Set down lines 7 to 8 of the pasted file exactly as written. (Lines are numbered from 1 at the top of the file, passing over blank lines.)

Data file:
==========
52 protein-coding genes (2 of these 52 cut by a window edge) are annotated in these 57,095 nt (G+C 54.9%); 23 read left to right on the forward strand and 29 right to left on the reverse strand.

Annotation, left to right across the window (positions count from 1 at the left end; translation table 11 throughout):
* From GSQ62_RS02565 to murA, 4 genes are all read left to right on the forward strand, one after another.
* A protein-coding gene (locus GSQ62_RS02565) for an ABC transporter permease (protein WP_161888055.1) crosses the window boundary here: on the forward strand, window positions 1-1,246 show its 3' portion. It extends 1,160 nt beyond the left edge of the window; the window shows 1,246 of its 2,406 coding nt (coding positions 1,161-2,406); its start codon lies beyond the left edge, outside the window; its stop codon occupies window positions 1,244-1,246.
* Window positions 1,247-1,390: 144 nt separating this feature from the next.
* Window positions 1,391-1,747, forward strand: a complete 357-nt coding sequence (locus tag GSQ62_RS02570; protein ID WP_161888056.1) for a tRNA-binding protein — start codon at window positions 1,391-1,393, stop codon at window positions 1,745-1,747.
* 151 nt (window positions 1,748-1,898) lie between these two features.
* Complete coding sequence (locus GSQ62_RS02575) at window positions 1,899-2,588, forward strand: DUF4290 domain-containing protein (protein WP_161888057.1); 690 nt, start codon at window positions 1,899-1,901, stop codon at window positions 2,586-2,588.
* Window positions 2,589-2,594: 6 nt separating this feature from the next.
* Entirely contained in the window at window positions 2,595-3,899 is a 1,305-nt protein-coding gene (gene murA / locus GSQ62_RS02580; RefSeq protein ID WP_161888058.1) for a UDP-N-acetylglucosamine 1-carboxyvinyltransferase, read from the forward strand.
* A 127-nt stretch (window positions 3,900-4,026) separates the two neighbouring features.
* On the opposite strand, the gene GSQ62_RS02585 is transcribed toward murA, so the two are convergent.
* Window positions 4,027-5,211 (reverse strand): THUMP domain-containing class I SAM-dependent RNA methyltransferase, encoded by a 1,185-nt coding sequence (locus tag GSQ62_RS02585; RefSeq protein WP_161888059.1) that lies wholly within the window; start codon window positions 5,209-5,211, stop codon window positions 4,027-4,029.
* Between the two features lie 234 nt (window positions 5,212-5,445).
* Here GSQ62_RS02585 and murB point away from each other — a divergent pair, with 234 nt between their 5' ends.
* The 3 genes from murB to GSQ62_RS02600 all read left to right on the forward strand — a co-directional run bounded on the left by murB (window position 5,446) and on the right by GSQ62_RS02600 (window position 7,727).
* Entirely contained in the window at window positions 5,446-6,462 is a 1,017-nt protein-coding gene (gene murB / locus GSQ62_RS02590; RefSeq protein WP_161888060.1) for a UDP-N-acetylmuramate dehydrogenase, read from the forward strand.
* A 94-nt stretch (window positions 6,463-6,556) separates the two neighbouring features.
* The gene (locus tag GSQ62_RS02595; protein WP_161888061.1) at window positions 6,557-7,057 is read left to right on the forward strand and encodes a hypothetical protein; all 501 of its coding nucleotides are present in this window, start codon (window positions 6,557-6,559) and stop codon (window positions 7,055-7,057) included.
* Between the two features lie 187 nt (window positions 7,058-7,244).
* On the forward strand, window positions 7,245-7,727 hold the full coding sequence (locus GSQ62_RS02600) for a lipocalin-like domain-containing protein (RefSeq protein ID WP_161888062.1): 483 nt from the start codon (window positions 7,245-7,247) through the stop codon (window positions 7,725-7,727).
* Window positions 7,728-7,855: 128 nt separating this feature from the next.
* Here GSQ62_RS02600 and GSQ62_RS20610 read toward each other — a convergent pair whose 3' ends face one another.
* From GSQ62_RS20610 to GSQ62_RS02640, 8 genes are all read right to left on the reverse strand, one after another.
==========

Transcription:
* 151 nt (window positions 1,748-1,898) lie between these two features.
* Complete coding sequence (locus GSQ62_RS02575) at window positions 1,899-2,588, forward strand: DUF4290 domain-containing protein (protein WP_161888057.1); 690 nt, start codon at window positions 1,899-1,901, stop codon at window positions 2,586-2,588.